A movie that may not be to everybody's taste is on FXM Retro this week: Fire Sale, at 3:30 AM and 7:55 AM Wednesday. Vincent Gardenia is Benny Fikus, the patriarch of a very dysfunctional family. He owns a failing department store where one son Russel (Rob Reiner) works, and another son Ezra (Alan Arkin) who used to work there except that he'd rather be a basketball coach. Ezra is a failure at that, much to his wife's (Anjanette Comer) chagrin; she wants a child. And Benny's wife Ruth (Key Medford) is, well, by turns obnoxious and insane. Her brother Sherman (Sid Caesar) lost a leg in World War II and still believes the war is on, so Benny is planning to use Sherman to burn down the store since it's failing, shades of Arsenic and Old Lace here. The ideas are interesting, but the execution may leave a lot to be desired. If you like something like the TV show Arrested Development, this may be for you; otherwise you may find it a bit of a slog.


You've all read these threads long enough to know that Lucille Ball really could act, and that she wasn't just ditzy Lucy Ricardo. A good example of her true acting ability is in Dance, Girl, Dance, airing at 8:15 AM Thursday on TCM. Lucy plays Bubbles, a burlesque dancer who could have big things if only she could get to New York. Part of the troupe is Judy (Maureen O'Hara), who is in the troupe because it's a paycheck; she really wants to do serious ballet. The two do get to New York (separately), but they meet again and wind up facing off against one another both for the affections of the same man (Louis Hayward) – Judy loves him; Bubbles loves his bank account – and professionally when Judy gets hired as the stooge for Bubbles' (now renamed Tiger Lily) act. Meanwhile, experimental choreographer Steve (Ralph Bellamy) had a chance to give Judy a tryout but it ended tragically; Steve sees Judy again and realizes she's really the dancer he wants.


Old time Hollywood actress Gloria DeHaven died earlier this year aged 91. One of her final films was Out to Sea, which will be on Starz Comedy at 11:10 AM Thursday and 8:00 AM Friday. Jack Lemmon plays Herb, a widower who gets a surprise gift from his brother-in-law Charlie (Walter Matthau): an all-expenses paid cruise! Well, of course there's a catch: Charlie signed the two of them on as dance partners, so they actually have to work during the cruise. And their immediate boss Gil (Lt. Data, er, Brent Spiner) is a hoot of a martinet. Charlie had motives beyond trying to cheer up his brother-in-law; he wants to meet a rich woman and marry her to solve his financial problems. He does meet Liz (Dyan Cannon), on the cruise with her widowed mother Mavis (Elaine Stritch), but neither side knows that the other side isn't well-off. As for DeHaven, she plays Vivian, who winds up becoming Herb's love interest. Hal Linden and Donald O'Connor play fellow dance partners working the cruise, and O'Connor gets to do a dance number showing he's still got the moves.


You've probably all played the board game Clue before. (Prof. Plum did it in the conservatory with Col. Mustard.) Some of you may recall that the board game was turned into a movie back in the mid-80s. StarzEncore Classics is showing that movie at 3:30 PM Friday. If you remember the rules, the murder victim in the game is actually named “Mr. Boddy”, and here Boddy has brought the six main characters together because apparently their personal and profssional lives intertwine and Boddy has blackmail material on all of them. But he says it's really the butler (Tim Curry) who did it. The butler begs to differ and claims it was Boddy. Each of our six main characters gets a murder weapon, and all hell breaks loose at the mansion. Eileen Brennan plays Mrs. Peacock; Christopher Lloyd Prof Plum; Madeline Kahn Mrs. White; and Martin Mull Col. Mustard.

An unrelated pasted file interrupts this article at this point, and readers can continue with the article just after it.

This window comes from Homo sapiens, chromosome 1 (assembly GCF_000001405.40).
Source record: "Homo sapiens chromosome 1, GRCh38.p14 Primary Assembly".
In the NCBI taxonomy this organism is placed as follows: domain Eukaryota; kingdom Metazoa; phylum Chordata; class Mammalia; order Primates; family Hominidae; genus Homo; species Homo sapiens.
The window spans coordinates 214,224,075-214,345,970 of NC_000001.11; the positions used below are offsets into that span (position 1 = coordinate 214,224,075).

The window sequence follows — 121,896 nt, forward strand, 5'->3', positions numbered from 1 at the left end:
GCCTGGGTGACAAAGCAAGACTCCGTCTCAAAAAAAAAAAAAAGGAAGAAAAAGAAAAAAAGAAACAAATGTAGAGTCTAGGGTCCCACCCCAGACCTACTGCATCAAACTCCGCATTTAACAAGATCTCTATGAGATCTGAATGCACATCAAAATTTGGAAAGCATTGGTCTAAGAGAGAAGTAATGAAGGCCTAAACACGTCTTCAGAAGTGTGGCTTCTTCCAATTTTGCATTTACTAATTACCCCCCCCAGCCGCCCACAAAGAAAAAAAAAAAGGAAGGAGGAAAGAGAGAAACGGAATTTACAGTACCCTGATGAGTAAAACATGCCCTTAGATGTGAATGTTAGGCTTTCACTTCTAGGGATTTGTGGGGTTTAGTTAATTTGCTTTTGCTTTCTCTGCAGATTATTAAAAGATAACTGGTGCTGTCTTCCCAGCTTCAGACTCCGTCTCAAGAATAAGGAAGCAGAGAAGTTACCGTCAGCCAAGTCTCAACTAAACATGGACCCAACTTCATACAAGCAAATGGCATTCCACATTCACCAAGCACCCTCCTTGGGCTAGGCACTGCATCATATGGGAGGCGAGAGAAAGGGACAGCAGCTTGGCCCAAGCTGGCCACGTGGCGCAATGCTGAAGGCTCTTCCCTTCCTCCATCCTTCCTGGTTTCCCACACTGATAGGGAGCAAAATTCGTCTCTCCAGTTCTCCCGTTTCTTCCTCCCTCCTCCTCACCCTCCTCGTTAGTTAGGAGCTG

Up against Clue over on TCM is New Morals for Old, at 3:15 PM Friday. Who thought families lived like this in the 1930s? A very wealthy family, the Thomases (with parents played by Lewis Stone and Laura Hope Crews) have two adult children, Ralph (Robert Young) and Phyl (Margaret Perry). Ralph works for the family business, but he'd rather be an artist, and if the opportunity presented itself he'd sail off to Paris to study art. Phyl, for her part, has started seeing Duff (David Newell). The only thing is, Duff is married with no plans to divorce his wife. Yet Phyl is willing to set up house with him! And the parents don't seem too overly fazed by all of this! Ralph eventually does go off to Paris, and has a one-night stand with Star of the Month Myrna Loy. But circumstances call both Ralph and Phyl back home, and they realize that perhaps living by their parents' old moral code isn't such a bad thing after all.


Finally, if you enjoyed last week's mention of Brainstorm, I think you'll like The Sorcerers, on at 4:15 AM Sunday. Boris Karloff stars as Prof. Monserrat, a disgraced psychology professor/hypnotist living in a shabby London flat with his wife (Catherine Lacey). However, he's developed a great new machine, and needs a subject to test it on. So he finds Mike (Ian Ogilvy), looking for new experiences. It turns out this machine allows people to view the world through somebody else's eyes. Not just their eyes, though, but all the other senses. The good professor thinks this will be a boon to shut-ins and their fellow elderly stuck in nursing homes. The wife, however, would rather use the device for her own personal benefit, leading her to fight with the professor, and to get Mike to commit crimes, because these things excite her! A preposterous plot, but it turns out to be a pretty interesting movie.

7 pm LFT  in Indianapolis, IN  - Lucas Oil Stadium


Well despite the fact it looks like the playoffs are a slim chance, this is still a great opportunity to continue a surprisingly great season and make it special.

I don't know much about this year's Penn State team, so this should be fun!

F'em BUCKY!!